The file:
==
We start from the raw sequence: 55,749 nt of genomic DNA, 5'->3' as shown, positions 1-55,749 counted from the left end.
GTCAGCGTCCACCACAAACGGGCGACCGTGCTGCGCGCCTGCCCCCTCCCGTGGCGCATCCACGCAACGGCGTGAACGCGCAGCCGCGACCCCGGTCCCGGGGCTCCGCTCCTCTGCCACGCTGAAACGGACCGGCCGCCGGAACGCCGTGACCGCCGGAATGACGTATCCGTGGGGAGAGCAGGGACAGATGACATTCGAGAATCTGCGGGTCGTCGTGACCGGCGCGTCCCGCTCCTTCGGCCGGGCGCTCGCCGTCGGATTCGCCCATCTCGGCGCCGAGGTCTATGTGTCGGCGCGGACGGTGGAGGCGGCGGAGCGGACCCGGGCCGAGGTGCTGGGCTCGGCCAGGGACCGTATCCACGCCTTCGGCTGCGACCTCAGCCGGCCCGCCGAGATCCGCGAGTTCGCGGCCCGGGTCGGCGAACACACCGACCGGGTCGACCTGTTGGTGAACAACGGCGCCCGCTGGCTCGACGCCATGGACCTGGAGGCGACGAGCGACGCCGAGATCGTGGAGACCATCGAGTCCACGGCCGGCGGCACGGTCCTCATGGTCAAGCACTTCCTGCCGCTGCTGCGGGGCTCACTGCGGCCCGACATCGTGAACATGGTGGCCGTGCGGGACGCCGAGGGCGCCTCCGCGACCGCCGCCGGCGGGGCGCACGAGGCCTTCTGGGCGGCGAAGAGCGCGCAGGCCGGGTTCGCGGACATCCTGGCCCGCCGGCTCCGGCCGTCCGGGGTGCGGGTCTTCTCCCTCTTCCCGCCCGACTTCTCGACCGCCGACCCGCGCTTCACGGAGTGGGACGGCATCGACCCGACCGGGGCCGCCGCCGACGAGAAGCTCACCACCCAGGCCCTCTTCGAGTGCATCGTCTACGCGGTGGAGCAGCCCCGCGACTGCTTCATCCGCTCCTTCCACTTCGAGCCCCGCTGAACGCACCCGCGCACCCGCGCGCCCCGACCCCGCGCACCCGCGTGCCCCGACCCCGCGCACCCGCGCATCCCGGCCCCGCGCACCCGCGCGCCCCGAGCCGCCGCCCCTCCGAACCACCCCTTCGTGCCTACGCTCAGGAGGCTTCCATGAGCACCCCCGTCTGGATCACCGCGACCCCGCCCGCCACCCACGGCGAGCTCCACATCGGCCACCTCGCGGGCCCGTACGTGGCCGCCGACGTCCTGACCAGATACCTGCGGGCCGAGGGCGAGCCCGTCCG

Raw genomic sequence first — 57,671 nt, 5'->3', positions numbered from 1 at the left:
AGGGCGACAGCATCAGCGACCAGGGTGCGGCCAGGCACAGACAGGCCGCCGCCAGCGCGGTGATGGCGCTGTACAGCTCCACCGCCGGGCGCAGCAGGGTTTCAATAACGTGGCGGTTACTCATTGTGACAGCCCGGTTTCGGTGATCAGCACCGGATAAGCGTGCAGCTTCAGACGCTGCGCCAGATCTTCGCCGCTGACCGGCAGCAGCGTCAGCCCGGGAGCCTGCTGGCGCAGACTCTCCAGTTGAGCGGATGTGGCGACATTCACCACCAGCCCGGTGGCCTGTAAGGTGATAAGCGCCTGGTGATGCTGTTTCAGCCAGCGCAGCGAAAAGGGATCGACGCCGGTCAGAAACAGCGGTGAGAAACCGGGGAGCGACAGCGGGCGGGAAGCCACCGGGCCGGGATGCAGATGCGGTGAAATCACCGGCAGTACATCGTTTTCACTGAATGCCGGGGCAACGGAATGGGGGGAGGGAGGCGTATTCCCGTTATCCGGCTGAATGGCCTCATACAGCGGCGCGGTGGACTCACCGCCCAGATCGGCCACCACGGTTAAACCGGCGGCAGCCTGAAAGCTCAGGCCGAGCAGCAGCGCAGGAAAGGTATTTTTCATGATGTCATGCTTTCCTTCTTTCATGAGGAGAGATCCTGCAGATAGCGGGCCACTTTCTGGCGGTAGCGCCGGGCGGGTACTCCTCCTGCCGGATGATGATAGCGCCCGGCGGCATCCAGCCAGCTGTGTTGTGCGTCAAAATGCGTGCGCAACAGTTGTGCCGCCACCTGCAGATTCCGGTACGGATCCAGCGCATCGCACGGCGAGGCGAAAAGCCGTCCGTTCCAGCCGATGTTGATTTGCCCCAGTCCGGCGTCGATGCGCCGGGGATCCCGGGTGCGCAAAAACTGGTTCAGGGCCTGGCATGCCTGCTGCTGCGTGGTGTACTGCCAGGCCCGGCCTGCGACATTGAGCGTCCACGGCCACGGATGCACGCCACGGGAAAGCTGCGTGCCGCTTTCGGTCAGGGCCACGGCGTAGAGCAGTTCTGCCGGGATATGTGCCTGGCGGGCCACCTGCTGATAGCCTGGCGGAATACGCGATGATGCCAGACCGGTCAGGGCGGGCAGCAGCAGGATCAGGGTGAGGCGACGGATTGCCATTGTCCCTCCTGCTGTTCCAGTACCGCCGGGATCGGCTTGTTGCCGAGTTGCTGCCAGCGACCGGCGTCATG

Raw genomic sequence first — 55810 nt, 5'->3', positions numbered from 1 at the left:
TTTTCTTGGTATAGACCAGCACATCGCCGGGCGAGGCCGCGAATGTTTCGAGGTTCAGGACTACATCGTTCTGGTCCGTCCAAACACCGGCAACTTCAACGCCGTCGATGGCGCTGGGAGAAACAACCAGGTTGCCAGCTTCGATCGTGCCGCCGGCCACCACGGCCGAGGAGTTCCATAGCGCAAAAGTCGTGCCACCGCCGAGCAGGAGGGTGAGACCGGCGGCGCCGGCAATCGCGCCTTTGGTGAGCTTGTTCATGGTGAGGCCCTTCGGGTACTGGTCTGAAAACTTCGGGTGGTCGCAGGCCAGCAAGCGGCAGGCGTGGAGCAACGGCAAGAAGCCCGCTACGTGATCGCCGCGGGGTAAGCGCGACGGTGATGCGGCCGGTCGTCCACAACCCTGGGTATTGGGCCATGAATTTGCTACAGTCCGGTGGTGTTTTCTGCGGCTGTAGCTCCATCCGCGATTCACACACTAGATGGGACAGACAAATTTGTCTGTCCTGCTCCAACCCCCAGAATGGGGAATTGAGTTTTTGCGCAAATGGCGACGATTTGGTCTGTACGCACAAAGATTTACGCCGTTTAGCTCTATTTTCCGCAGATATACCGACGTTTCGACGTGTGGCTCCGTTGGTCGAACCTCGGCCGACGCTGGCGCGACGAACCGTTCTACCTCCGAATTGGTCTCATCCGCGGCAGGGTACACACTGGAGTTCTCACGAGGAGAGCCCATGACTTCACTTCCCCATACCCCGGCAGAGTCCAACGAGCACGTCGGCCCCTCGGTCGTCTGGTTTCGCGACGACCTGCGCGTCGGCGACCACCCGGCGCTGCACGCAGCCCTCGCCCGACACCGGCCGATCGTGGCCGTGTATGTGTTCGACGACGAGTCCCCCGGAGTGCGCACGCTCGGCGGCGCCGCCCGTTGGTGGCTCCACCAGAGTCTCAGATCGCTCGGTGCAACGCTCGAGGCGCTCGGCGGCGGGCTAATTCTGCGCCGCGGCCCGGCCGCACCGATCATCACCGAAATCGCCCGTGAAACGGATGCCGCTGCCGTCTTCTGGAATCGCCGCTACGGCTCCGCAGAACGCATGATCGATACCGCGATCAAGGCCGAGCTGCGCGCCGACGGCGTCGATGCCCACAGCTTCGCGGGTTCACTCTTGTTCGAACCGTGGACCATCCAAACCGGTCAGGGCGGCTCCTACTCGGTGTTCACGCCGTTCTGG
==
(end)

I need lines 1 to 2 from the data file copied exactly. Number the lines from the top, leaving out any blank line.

We start from the raw sequence: 55,749 nt of genomic DNA, 5'->3' as shown, positions 1-55,749 counted from the left end.
GTCAGCGTCCACCACAAACGGGCGACCGTGCTGCGCGCCTGCCCCCTCCCGTGGCGCATCCACGCAACGGCGTGAACGCGCAGCCGCGACCCCGGTCCCGGGGCTCCGCTCCTCTGCCACGCTGAAACGGACCGGCCGCCGGAACGCCGTGACCGCCGGAATGACGTATCCGTGGGGAGAGCAGGGACAGATGACATTCGAGAATCTGCGGGTCGTCGTGACCGGCGCGTCCCGCTCCTTCGGCCGGGCGCTCGCCGTCGGATTCGCCCATCTCGGCGCCGAGGTCTATGTGTCGGCGCGGACGGTGGAGGCGGCGGAGCGGACCCGGGCCGAGGTGCTGGGCTCGGCCAGGGACCGTATCCACGCCTTCGGCTGCGACCTCAGCCGGCCCGCCGAGATCCGCGAGTTCGCGGCCCGGGTCGGCGAACACACCGACCGGGTCGACCTGTTGGTGAACAACGGCGCCCGCTGGCTCGACGCCATGGACCTGGAGGCGACGAGCGACGCCGAGATCGTGGAGACCATCGAGTCCACGGCCGGCGGCACGGTCCTCATGGTCAAGCACTTCCTGCCGCTGCTGCGGGGCTCACTGCGGCCCGACATCGTGAACATGGTGGCCGTGCGGGACGCCGAGGGCGCCTCCGCGACCGCCGCCGGCGGGGCGCACGAGGCCTTCTGGGCGGCGAAGAGCGCGCAGGCCGGGTTCGCGGACATCCTGGCCCGCCGGCTCCGGCCGTCCGGGGTGCGGGTCTTCTCCCTCTTCCCGCCCGACTTCTCGACCGCCGACCCGCGCTTCACGGAGTGGGACGGCATCGACCCGACCGGGGCCGCCGCCGACGAGAAGCTCACCACCCAGGCCCTCTTCGAGTGCATCGTCTACGCGGTGGAGCAGCCCCGCGACTGCTTCATCCGCTCCTTCCACTTCGAGCCCCGCTGAACGCACCCGCGCACCCGCGCGCCCCGACCCCGCGCACCCGCGTGCCCCGACCCCGCGCACCCGCGCATCCCGGCCCCGCGCACCCGCGCGCCCCGAGCCGCCGCCCCTCCGAACCACCCCTTCGTGCCTACGCTCAGGAGGCTTCCATGAGCACCCCCGTCTGGATCACCGCGACCCCGCCCGCCACCCACGGCGAGCTCCACATCGGCCACCTCGCGGGCCCGTACGTGGCCGCCGACGTCCTGACCAGATACCTGCGGGCCGAGGGCGAGCCCGTCCG